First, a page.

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Press review: Russia-China military ties, Mosul liberation and Russian series on Netflix

October 18, 2016, 13:00 UTC+3 MOSCOW

Top stories in the Russian press on Tuesday, October 18

1 pages in this article


Media: Experts say Mosul operation will require time and effort

As the Iraqi government army mounts an offensive on Mosul, held by terrorists since June 2014 and considered to be the capital of the Islamic State (IS, terrorist organization banned in Russia), warnings are arising that much time and effort will be needed to retake the city. Also, if the operation to free Mosul (with a population of over 500,000 from the Islamic State) turns out to be a success, it will destroy terrorists’ base in Iraq, but it may lead to a new wave of refugees.

Alexander Shumilin, Director of the Center for Middle East Conflict Analysts at the Institute of the US and Canadian Studies told RBC newspaper that "the capture of Mosul will seriously diminish IS’ presence in Iraq and may become a watershed moment in the anti-terror campaign. According to Vladimir Sotnikov, a senior researcher with the Institute of Oriental Studies of the Russian Academy of Sciences, and director of the Russia - East - West Strategic Research and Analysis Center, "the operation is unique and has been prepared by all sides for a long time." "If the Iraqi forces get closer to the city and street clashes begin, the chances for success will increase," he stressed.

However, Boris Dolgov, an expert at the Institute of Oriental Studies of the Russian Academy of Sciences, is more skeptical about the outcome of the operation. Dolgov explained to Nezavisimaya Gazeta that even if the city is retaken IS (terrorist organization banned in Russia) would not be utterly defeated, whereas Mosul would remain an important territory for the insurgents. He noted that financial support for IS goes through Mosul. Terrorists had also seized the Iraqi army’s military warehouses there. "If street fighting starts in Mosul the operation will linger on, and in this case aviation and heavy armor should not be used," Dolgov said, adding that "militants are likely to use civilians as human shields."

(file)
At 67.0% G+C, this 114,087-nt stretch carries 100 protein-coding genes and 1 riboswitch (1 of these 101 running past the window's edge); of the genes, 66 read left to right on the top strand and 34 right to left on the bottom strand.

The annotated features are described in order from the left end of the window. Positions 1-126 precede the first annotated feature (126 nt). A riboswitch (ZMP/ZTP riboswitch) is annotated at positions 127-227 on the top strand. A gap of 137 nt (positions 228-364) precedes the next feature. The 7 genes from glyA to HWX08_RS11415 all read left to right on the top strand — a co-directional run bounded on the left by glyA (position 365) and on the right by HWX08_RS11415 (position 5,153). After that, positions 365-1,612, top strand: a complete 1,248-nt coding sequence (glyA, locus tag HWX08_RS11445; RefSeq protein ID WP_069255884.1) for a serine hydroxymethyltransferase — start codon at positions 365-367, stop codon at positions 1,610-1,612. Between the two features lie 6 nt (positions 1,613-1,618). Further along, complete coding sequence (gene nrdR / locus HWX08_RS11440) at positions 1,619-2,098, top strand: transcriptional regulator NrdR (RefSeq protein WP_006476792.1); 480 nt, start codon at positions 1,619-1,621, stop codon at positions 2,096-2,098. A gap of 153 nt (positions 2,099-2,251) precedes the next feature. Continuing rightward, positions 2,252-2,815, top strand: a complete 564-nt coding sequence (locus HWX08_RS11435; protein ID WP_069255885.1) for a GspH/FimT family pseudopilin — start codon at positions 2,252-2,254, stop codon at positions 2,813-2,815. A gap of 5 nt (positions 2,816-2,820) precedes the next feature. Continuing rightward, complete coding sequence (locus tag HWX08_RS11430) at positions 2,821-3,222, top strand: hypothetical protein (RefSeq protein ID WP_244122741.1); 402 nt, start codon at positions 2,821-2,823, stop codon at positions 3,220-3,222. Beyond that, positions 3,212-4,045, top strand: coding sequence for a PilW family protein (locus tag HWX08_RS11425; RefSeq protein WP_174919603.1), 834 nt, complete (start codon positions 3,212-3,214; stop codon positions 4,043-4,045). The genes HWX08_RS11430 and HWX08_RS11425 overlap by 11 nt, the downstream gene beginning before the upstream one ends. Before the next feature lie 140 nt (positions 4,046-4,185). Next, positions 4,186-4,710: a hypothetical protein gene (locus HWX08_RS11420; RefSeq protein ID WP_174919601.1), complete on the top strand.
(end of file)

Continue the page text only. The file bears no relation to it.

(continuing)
Izvestia: Russia and China to carry out joint military exercises regularly

Concerns about the US global ballistic missile defense (BMD) system on the Korean Peninsula has pushed Moscow and Beijing a step closer to decide on launching joint military drills, which would include anti-missile exercises, on a perpetual basis, Izvestia writes on Tuesday. A source in the Chinese Foreign Affairs Ministry told the newspaper that the decision to carry out anti-missile exercises on a regular basis was made after the two countries had their first successful computer-assisted command-staff exercise on anti-missile defense in May 2016. The Russian and Chinese foreign ministries say the exercises are not aimed at any third country. However, the Beijing source told the newspaper that the danger of tensions escalating looms on the Korean Peninsula, with Washington being the primary threat.

According to Director General of the Department of European-Central Asian Affairs of China’s Foreign Ministry, Gui Congyou, the mutual exercise was planned back in 2011 as it was agreed by Vladimir Putin, who was then Russia’s Prime Minister, and China’s President Xi Jinping. In September, a joint exercise was carried out in the South China Sea by Russia and China, which will be continued further on in order to maintain military cooperation between Moscow and Beijing, Congyou told Izvestia. He added that "if certain countries assume this kind of cooperation between Moscow and Beijing is directed against them, this only means that they themselves have malicious intentions."

Speaking about the agreement between the United States and South Korea on the THAAD anti-missile complex on the Korean Peninsula for potential protection from the North Korean threat, Gui Congyou said that both Russia and China are concerned that the system would not facilitate de-escalation of tensions in the area and undermine their security. "Regarding the issue of the US’ BMDs in Europe and the Asian-Pacific region, I can say that China and Russia have similar positions that this sort of action by the United States only shatters the strategic stability in the world and deepen tensions. We’re absolutely against it," he said.


Izvestia: More anti-Russia sanctions may bring down Europe’s aircraft industry